"Reach for the Stars", F2.8, 20 seconds, ISO 1000
Taken on Keswick Island on a clear dark moonless night. Twenty or twenty five seconds is about the maximum exposure time before the stars start to leave a trail. Wide open aperture and as with the previous long exposures manual focus and a sturdy tripod are paramount. You can use live view magnified to adjust the focus or you can turn the focus ring all the way and just back it off a smidgin.
“Colour Me Crazy”, F16, 481 seconds, ISO 50
I forgot to mention that with exposures over 30 seconds you must use your cameras “Bulb” mode, to do this it is imperative to have either a battery operated remote release or a simple cable release which I use. Again the Big Stopper was needed to keep the shutter open for that length of time.
“Lammo”, F16, 0.4 second and ISO 50
To capture the swirls and shapes in the waves it is nearly the opposite of a long exposure. Still on ISO 50 to ensure the minimum of “Noise”, the aperture setting of F16 was perfect to deliver a .4 of a second exposure, the rising tide and blowy conditions meant that the water was rushing in quite fast so .4 was all that was needed. Had the conditions been a lot calmer I would have pushed the exposure to about .8 to 1.5 seconds to capture some movement.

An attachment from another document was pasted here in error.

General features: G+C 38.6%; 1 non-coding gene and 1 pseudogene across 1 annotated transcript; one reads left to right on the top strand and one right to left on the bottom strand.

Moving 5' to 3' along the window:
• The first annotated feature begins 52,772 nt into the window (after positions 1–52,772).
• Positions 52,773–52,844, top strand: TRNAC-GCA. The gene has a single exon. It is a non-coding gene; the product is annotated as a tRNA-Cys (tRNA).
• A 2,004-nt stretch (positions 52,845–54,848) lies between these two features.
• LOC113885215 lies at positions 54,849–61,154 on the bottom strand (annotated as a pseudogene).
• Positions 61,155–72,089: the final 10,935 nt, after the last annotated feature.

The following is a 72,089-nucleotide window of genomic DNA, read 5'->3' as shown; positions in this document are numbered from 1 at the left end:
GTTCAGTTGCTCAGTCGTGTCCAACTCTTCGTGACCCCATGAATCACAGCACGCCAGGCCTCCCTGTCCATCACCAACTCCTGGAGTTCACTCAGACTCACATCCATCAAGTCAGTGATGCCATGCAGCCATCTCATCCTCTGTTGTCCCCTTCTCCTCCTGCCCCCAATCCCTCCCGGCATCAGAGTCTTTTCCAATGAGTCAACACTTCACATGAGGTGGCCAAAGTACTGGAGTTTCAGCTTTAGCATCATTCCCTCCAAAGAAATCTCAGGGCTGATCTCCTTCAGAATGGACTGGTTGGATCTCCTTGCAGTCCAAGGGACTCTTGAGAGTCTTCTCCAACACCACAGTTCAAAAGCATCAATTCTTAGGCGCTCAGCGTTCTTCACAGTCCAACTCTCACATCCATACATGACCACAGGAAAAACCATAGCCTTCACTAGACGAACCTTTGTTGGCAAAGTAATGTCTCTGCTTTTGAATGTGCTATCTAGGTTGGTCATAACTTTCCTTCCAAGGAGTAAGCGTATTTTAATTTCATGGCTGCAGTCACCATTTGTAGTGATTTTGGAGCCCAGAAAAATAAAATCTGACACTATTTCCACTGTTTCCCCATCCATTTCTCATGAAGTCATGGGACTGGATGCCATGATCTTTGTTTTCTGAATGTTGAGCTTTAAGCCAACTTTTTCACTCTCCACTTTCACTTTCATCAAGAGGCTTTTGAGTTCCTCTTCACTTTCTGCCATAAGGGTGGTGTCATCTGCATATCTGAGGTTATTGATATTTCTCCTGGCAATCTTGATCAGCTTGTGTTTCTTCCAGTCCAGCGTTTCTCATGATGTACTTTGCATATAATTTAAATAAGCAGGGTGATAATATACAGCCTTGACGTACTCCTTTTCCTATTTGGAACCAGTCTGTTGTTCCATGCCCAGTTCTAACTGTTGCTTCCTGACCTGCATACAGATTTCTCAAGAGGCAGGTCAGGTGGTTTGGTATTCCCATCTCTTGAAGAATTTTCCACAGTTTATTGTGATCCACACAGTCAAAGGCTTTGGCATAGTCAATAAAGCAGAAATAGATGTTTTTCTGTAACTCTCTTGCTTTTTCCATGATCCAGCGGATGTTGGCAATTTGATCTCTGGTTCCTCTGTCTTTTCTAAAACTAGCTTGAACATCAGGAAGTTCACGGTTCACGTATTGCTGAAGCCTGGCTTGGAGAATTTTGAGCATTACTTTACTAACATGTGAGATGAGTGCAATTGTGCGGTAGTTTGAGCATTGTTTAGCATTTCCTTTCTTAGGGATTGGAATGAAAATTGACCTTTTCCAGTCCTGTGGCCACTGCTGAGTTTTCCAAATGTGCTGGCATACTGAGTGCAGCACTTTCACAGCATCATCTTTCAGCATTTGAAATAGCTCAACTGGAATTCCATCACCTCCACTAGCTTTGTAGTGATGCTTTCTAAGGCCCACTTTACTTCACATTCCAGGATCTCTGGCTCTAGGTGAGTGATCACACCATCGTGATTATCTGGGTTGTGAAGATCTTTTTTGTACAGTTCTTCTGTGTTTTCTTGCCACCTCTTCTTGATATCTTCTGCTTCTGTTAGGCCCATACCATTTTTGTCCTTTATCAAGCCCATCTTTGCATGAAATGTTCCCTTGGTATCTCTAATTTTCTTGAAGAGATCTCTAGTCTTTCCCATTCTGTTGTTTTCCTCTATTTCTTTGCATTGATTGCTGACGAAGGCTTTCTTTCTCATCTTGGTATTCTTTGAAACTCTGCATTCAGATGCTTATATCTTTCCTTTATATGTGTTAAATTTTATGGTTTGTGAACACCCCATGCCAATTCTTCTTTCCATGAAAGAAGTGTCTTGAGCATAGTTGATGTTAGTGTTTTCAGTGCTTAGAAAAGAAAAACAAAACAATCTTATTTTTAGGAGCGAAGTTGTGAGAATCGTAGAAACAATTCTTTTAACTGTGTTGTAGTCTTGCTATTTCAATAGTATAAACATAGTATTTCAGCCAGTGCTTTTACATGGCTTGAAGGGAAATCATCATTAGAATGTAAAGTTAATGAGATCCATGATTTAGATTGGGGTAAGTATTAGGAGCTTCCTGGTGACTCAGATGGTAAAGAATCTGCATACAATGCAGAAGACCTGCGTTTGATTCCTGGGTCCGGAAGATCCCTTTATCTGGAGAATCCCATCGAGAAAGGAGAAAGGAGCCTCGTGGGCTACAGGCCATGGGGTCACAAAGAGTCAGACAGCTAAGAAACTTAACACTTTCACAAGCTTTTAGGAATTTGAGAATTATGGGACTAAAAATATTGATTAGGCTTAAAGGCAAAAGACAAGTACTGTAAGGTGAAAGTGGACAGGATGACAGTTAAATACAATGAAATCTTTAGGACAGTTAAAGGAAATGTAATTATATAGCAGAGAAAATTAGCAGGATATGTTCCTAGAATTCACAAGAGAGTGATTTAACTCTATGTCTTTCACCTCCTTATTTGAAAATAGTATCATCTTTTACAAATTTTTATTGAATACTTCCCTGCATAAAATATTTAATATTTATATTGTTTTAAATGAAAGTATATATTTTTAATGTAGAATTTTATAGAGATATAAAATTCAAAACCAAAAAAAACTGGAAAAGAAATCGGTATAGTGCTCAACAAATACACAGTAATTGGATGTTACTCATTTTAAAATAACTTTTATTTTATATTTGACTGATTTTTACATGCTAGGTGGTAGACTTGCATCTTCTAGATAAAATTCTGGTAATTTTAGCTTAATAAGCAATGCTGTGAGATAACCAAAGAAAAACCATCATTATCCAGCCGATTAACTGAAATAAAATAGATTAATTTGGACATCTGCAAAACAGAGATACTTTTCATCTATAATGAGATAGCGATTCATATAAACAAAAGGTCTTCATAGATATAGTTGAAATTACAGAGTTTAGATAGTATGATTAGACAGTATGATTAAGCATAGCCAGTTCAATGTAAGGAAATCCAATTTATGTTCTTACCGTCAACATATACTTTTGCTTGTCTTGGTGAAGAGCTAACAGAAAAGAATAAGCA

“Light Me Up”. F18, 1/15th of a second
.67 underexposed to try and tame the sun a little and once again ISO 50. As you can see the sun was smack bang in the frame and was delivering beautiful golden light. The sea really was quite lively and the wind around twenty knots so even at 1/15th of a second I was still able to capture some movement.
“Burleigh Heads”, F20, 1/8th of a second and ISO 50
This in the middle of the afternoon with people all over the place, in the water and on the beach, not to my liking… So a panning shot like this can deliver very pleasing results without the clutter, there is colour, there is contrast, there is form and movement and there is an air of mystery as to where the shot might have been taken. Something like this could hang on a motel wall in Waikiki, Burleigh Heads where this was taken or in Melbourne, it wouldn’t matter!